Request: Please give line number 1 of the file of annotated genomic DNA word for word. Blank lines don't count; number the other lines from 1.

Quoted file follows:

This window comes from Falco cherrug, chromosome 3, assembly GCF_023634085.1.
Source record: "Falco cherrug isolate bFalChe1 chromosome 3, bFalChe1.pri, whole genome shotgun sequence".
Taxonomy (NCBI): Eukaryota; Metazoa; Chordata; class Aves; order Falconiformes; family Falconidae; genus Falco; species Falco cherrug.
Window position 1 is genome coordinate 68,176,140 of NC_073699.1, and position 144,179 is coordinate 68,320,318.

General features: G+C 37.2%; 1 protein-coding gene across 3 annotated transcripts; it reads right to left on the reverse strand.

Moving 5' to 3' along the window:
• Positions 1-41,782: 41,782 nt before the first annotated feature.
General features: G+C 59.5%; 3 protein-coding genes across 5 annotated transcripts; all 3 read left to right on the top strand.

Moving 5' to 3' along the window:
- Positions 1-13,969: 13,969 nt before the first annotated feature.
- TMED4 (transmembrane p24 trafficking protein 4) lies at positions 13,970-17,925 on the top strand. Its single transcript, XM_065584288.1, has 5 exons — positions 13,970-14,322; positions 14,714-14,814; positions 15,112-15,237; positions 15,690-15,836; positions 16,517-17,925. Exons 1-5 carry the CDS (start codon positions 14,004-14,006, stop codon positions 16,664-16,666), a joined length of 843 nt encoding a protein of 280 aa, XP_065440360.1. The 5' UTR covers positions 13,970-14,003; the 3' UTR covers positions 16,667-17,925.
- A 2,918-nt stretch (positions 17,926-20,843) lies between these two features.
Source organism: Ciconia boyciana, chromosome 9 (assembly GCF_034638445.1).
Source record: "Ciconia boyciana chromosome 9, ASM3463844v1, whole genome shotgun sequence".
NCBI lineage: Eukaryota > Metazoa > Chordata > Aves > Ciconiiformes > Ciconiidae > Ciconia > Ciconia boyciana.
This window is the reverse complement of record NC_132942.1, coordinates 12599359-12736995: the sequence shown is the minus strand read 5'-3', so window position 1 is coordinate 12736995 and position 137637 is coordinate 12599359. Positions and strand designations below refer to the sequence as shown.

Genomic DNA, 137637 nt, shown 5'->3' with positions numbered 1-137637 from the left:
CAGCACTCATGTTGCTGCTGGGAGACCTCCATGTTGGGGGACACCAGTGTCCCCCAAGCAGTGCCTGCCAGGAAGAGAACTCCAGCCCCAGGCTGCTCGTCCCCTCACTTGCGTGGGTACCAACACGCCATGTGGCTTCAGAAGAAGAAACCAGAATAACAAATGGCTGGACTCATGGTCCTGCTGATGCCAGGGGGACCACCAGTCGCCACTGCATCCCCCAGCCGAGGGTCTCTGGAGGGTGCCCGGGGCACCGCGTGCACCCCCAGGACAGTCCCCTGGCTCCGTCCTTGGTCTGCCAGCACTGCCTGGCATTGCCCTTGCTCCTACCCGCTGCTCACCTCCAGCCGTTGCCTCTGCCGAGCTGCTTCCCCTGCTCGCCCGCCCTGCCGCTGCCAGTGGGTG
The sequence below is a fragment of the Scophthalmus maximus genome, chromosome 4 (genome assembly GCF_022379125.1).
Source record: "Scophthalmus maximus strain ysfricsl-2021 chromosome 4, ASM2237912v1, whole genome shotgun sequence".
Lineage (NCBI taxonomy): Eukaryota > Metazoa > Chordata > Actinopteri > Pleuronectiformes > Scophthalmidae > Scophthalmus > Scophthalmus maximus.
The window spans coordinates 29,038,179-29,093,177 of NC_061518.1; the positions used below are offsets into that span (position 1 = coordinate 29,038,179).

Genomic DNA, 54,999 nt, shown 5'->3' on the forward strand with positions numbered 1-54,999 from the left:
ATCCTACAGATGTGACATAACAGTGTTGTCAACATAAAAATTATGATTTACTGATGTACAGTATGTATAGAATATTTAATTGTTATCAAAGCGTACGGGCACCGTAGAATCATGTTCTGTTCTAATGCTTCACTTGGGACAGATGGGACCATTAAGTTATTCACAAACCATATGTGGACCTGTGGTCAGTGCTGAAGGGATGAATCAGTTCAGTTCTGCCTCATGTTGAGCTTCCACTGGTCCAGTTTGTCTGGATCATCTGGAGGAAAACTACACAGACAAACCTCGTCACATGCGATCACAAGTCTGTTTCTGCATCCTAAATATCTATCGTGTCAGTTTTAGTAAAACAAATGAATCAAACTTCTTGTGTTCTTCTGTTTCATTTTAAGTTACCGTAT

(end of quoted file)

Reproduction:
This window comes from Falco cherrug, chromosome 3, assembly GCF_023634085.1.